Andrew Welsh-Huggins covers criminal justice issues for The Associated Press in Columbus, Ohio. He is the author of six Andy Hayes mysteries: Fourth Down and Out, Slow Burn, Capitol Punishment, The Hunt, The Third Brother, and Fatal Judgment. He also wrote No Winners Here Tonight: Race, Politics, and Geography in One of the Country’s Busiest Death Penalty States and Hatred at Home: Al-Qaida on Trial in the American Midwest, both from Ohio University Press.
Listed in: Fiction · American History, Midwest · Mystery · American Studies · Ohio and Regional · Legal and Constitutional History
Judge Laura Porter fiercely guarded her privacy, and never more so than during her long-running—and long in the past—affair with disgraced quarterback-turned-private investigator Andy Hayes. Now she’s missing, disappeared just hours after she calls Andy out of the blue explaining she’s in trouble and needs his help.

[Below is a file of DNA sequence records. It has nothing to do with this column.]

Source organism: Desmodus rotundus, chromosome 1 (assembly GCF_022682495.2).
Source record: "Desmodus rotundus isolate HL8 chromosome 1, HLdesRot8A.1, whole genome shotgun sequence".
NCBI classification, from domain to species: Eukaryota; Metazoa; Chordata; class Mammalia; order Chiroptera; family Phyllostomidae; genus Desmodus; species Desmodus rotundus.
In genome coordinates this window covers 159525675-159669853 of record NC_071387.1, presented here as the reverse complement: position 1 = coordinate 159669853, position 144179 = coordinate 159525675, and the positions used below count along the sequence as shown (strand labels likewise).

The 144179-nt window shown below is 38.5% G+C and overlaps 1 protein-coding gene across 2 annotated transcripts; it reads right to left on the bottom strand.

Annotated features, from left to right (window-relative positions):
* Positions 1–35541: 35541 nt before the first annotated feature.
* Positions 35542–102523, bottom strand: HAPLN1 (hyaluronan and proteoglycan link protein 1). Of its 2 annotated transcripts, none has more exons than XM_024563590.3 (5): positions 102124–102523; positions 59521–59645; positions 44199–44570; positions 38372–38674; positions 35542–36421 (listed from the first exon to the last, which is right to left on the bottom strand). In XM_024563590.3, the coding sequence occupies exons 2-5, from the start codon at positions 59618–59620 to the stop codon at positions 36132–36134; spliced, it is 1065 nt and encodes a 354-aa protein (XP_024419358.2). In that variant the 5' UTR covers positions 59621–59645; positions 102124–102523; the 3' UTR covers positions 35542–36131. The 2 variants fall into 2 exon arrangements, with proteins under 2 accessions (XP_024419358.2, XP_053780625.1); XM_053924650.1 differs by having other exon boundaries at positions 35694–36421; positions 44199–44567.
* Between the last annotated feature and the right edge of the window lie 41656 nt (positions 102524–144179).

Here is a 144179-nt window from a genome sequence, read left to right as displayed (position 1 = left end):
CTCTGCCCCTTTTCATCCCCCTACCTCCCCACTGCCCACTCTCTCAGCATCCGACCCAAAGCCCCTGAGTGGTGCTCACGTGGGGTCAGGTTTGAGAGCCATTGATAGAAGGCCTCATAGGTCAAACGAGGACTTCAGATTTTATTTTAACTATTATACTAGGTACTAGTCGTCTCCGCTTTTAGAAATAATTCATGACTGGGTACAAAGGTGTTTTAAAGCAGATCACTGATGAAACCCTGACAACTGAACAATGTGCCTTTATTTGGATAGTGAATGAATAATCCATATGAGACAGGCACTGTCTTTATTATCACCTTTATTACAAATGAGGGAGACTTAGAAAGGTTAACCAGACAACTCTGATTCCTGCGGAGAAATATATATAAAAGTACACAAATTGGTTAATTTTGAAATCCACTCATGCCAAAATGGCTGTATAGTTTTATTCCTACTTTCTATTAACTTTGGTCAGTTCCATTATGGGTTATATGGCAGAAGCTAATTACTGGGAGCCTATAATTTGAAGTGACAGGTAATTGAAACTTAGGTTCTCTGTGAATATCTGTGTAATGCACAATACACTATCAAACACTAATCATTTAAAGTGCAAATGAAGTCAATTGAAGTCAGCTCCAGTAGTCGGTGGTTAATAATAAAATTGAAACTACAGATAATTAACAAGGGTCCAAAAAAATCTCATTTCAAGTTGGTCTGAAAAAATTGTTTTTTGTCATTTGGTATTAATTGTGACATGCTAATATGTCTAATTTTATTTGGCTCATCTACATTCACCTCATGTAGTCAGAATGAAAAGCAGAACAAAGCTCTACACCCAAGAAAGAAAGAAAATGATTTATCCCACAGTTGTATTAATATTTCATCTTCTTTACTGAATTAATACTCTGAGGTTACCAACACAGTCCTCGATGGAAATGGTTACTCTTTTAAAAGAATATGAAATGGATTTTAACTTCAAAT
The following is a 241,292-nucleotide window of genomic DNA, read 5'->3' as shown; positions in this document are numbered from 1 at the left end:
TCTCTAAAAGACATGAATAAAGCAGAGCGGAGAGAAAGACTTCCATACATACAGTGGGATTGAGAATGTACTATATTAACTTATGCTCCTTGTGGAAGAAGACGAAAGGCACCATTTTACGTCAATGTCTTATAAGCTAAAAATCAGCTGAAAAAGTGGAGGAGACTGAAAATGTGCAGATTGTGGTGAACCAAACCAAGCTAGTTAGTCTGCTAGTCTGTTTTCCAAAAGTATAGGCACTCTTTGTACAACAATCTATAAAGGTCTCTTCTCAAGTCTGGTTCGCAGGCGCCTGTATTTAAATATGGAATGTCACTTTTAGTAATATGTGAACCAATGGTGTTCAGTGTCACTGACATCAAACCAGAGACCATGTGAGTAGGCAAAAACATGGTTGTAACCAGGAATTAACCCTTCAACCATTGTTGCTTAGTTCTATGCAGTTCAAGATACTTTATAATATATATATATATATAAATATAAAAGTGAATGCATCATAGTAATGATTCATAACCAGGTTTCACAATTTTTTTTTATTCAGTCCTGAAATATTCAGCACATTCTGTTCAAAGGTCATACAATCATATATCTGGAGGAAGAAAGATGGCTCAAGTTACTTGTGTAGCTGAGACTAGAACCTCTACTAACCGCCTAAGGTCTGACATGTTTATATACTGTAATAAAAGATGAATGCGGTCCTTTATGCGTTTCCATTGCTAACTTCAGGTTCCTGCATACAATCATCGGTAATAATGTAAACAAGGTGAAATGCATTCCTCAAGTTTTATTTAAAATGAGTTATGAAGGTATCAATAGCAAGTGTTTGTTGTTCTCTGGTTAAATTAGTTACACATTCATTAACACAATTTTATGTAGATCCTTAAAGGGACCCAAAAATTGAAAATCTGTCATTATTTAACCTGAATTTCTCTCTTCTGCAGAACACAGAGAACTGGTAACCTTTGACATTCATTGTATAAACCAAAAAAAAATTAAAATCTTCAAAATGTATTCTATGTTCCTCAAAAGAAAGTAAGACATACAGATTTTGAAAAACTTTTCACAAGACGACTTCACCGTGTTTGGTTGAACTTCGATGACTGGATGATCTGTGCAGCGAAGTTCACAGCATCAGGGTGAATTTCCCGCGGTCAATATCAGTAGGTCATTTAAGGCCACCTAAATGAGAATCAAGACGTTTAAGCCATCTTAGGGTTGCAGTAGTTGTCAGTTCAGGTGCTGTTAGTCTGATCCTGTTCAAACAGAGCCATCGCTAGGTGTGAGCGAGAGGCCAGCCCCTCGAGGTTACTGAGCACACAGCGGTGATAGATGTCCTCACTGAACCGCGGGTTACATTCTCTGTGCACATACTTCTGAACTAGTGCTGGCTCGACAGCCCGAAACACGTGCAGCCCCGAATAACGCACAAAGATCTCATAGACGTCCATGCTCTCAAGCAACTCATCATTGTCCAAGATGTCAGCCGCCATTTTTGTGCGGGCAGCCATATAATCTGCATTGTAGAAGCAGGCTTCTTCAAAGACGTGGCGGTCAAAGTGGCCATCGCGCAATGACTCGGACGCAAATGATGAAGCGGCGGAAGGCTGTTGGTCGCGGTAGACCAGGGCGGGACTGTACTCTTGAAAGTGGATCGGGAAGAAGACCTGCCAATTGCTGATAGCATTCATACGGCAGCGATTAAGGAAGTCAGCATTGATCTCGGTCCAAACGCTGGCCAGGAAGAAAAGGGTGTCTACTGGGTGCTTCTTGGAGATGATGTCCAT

It’s a violent encounter that private investigator Andy Hayes could have done without. One minute he’s finishing up some grocery shopping ahead of a custody visit with his sons. The next, he must come to the rescue of a Somali-American mother and her young children as anti-immigrant bullies torment them.
As a serial killer stalks prostitutes in Columbus, Ohio, a distraught brother asks private investigator Andy Hayes to find his sister before it’s too late. In a deadly race against time, Andy soon learns he’s not the only person hunting Jessica Byrnes, but he may be the only one who wants her alive.
One day in 2002, three friends — a Somali immigrant, a Pakistan–born U.S. citizen, and a hometown African American — met in a Columbus, Ohio coffee shop and vented over civilian casualties in the war in Afghanistan. Their conversation triggered an investigation that would become one of the most unusual and far–reaching government probes into terrorism since the 9/11 attacks.
Few subjects are as intensely debated in the United States as the death penalty. Some form of capital punishment has existed in America for hundreds of years, yet the justification for carrying out the ultimate sentence is a continuing source of controversy.